We’ve discussed several ways to form a question in Chinese. So, how would you translate “Do you know?” into Chinese?
It’s true that 做 (zuò) means “to do”, and one may be tempted to say: 做你知道? (Zuò nĭ zhīdào?) Dead wrong.
In “Do you know?”, the word “do” is not a verb but an auxiliary verb that helps for a question in English. In Chinese, you would simply drop this helping verb and add the interrogative particle 吗? (ma) to the main statement to get:
你知道吗? (Nĭ zhīdào ma?) If you remember, this is the most straighforward way of asking a question that was mentioned in my 5/4/11 post.
Hem, following are a few additional ways to ask questions.
VI e) Use the interrogative word particle 呢? to ask for opinion
Such questions are practically coverd by the following examples, all of which translate to: “What do you think?”, “What do you say?”, or “What’s your opinion?”
你看呢? (Nĭ kàn ne?)
你说呢? (Nĭ shuō ne?)
你以为呢? (Nĭ yǐwéi ne?)
你认为呢? (Nĭ rènwéi ne?)
VI f) Use the word particle 吧? to request confirmation
In the following questions, the presumed answer is presented for confirmation.
Tā huì lái ba?
He will come., won’t he?
Nĭ bùhuì shēngqì ba?
You won’t get mad, will you?
VI g) Use body language to help pose a question
A questioning facial expression or tone will automatically turn a statement into a question. Look at the following sentences and imagine how each is delivered.
Tā zhēnde yào qù.
He really wants to go.
Tā zhēnde yào qù?
He really wants to go?
VI h) Use the five W’s (and one H) to form a question
Just as with English, you can form a questions by using such words as: Who, when, where, what, why, and how. And don’t forget about how much and how many. These words are generally placed at the start of a question in English. As you can see from the following examples, such is not the case with Chinese. Notice how the placement of a noun or a pronoun determines whether it is the subject or the object.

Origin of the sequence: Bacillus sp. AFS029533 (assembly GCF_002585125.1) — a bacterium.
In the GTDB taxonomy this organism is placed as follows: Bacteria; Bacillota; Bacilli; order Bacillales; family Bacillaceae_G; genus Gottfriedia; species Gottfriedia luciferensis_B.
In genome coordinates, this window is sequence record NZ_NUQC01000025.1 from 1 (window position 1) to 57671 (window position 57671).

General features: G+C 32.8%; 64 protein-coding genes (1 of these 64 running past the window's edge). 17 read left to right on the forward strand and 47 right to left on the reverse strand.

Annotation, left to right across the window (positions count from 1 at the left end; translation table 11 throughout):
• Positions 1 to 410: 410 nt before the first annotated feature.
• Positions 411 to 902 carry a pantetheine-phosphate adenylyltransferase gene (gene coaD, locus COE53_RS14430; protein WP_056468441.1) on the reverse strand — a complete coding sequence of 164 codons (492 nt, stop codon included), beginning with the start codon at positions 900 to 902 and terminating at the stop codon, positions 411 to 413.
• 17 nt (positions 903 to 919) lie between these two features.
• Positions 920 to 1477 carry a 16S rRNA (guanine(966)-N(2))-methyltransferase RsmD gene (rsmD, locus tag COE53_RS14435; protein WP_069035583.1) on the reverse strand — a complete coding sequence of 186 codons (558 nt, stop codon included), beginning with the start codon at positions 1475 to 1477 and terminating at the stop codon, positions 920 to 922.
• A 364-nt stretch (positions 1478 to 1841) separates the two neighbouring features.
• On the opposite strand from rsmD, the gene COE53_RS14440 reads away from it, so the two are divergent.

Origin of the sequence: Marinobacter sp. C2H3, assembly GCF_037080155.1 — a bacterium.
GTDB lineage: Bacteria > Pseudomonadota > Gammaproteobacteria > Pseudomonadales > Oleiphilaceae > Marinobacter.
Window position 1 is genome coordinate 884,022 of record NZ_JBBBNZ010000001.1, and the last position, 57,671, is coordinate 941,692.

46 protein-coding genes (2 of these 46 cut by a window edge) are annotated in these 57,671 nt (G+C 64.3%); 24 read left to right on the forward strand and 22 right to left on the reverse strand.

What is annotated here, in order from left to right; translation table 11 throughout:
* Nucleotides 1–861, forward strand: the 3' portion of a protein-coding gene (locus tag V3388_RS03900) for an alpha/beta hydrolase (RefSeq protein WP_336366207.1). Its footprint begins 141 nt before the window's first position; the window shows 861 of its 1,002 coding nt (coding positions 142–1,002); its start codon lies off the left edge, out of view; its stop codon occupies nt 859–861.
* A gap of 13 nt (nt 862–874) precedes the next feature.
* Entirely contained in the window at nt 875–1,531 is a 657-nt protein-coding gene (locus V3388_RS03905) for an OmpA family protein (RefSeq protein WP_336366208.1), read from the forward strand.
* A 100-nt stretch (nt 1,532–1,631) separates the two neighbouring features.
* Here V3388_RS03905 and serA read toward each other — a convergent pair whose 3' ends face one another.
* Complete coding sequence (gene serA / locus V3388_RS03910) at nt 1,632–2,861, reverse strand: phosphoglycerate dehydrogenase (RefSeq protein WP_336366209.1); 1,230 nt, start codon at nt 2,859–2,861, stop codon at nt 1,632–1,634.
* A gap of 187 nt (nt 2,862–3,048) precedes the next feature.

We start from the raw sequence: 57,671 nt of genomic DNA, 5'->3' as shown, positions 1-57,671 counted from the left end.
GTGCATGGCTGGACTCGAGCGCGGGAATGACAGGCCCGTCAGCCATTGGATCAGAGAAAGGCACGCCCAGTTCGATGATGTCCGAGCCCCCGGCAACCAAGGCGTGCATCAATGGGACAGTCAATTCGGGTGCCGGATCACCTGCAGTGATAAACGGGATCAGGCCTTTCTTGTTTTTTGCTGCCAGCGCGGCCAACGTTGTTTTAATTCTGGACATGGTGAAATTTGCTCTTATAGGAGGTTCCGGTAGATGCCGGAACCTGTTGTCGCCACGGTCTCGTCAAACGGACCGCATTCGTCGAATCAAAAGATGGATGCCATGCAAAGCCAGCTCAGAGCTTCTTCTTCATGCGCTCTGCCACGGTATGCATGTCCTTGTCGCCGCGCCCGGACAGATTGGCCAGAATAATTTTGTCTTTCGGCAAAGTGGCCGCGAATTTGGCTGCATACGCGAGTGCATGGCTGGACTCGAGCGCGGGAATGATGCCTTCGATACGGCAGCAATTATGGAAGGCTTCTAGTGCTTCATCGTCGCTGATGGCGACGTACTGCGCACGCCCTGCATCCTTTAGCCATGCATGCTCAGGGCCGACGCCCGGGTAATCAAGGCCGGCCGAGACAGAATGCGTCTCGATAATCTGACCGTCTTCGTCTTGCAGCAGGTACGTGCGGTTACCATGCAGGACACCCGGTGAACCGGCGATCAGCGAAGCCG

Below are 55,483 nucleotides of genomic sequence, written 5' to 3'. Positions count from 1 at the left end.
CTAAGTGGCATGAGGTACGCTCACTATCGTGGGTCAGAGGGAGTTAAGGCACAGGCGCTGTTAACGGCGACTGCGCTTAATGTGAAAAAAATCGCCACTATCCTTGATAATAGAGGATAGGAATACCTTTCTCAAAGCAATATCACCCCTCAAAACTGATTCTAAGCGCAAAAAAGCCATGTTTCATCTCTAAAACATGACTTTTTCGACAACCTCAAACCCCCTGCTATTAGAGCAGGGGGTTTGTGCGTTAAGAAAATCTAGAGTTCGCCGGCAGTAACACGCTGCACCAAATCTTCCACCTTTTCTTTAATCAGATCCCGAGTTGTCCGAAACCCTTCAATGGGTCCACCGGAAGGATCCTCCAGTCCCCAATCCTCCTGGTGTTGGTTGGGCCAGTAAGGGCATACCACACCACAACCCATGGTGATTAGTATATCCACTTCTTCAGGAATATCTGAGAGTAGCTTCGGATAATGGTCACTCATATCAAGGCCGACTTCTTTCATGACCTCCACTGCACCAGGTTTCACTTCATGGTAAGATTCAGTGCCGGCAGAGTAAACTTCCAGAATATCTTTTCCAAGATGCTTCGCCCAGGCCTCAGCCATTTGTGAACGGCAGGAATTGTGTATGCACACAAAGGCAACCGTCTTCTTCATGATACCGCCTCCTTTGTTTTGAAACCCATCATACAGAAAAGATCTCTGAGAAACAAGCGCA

Shéi kànjian nĭ ?
Who saw you?
Nĭ kànjian shéi?
Wom did you see?
Nĭ shénme shíhòu chūfā?
When do you start off?
Nĭ kànjian shénme?
What did you see?
Where can I find a café?
Yóujú zài nǎr?
Where is the post office?
Wèishénme zhè jiǎozi bùhǎo chī?
Why does this dumpling not taste good?
Zhè yào zěnme zuò?
How to do this?
这要多少钱?Zhè yào duōshǎo qián?
How much will this cost?
多 means many or much, while 少 means few or little. The combination poses a question “Many or few?”, or “Much or little?”, corresponding to “How many?”, or “How much?”, respectively.
Chapter 17 of the book “Learn Chinese through Songs and Rhymes” provides numerous examples of how to answer questions containing the adverbs “when”, “where”, “how” and “why”.
The sentimental song, 情人的眼泪 (qíngrén de yǎnlèi), or “Lover’s Tears“, begins with a question. The original music was composed by 姚敏 (Yáo Mǐn), the original lyrics by 陈蝶衣 (Chén Diéyī). Listen carefully so you won’t miss the first syllable, which is sung to a very low note.
Following are some of the words used in the first stanza of the song.
要 (yào) means to want, to ask for, or to be important. It is also used as an auxiliary verb that corresponds to “want to” or “be going to do somthing” in English.
对 (duì) means to be correct, to correspond to, to match or to be directed at.
掉 (diào) is to drop or to lose.
眼泪 (yǎnlèi) are tears.
难道 (nán dào) translates to “Are you saying that you …”
明白 (míngbai) means to be plain and clear, to be clear on something, or to understand. 不明白 (bù míngbai) means not to understand.
为了 (wèile) means “for the sake of”.
只有 (zhǐyǒu) means “only”.
有情人 (yǒu qíng rén) are lovers, or people with affection.
珍贵 (zhēnguì) means “precious”. 最 (zuì) means “the most”. 最珍贵 (zuì zhēnguì) means “the most precious”.
一颗 (yī kē) is a unit of measure for small discrete things, like tears, bullets, marbles or eggs. 一颗颗 (yī kē kē) means each and every one of the small items.
Here is my translation of these first lines:
Why am I shedding tears in your face?
Don’t tell me you don’t know it’s all for love.
Only the lover’s tears hold the highest place,
‘Cause every tear drop stands for love, stands for love.